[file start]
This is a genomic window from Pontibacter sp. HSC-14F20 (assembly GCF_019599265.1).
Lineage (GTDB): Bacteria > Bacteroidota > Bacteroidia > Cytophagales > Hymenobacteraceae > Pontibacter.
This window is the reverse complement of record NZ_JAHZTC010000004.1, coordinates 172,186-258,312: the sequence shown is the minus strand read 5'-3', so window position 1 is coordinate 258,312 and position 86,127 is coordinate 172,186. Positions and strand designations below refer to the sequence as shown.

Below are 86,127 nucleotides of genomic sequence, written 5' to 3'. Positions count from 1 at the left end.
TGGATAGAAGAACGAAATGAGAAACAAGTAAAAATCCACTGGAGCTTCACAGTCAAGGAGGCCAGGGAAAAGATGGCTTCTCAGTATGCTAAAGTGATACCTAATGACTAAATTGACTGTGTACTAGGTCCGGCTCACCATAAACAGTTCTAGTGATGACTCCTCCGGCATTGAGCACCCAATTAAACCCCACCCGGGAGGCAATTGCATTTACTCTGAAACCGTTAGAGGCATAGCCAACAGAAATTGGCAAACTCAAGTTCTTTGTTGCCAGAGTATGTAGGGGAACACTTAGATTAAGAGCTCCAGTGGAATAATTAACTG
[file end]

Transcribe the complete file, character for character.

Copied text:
This is a genomic window from Pontibacter sp. HSC-14F20 (assembly GCF_019599265.1).
Lineage (GTDB): Bacteria > Bacteroidota > Bacteroidia > Cytophagales > Hymenobacteraceae > Pontibacter.
This window is the reverse complement of record NZ_JAHZTC010000004.1, coordinates 172,186-258,312: the sequence shown is the minus strand read 5'-3', so window position 1 is coordinate 258,312 and position 86,127 is coordinate 172,186. Positions and strand designations below refer to the sequence as shown.

Below are 86,127 nucleotides of genomic sequence, written 5' to 3'. Positions count from 1 at the left end.
TGGATAGAAGAACGAAATGAGAAACAAGTAAAAATCCACTGGAGCTTCACAGTCAAGGAGGCCAGGGAAAAGATGGCTTCTCAGTATGCTAAAGTGATACCTAATGACTAAATTGACTGTGTACTAGGTCCGGCTCACCATAAACAGTTCTAGTGATGACTCCTCCGGCATTGAGCACCCAATTAAACCCCACCCGGGAGGCAATTGCATTTACTCTGAAACCGTTAGAGGCATAGCCAACAGAAATTGGCAAACTCAAGTTCTTTGTTGCCAGAGTATGTAGGGGAACACTTAGATTAAGAGCTCCAGTGGAATAATTAACTG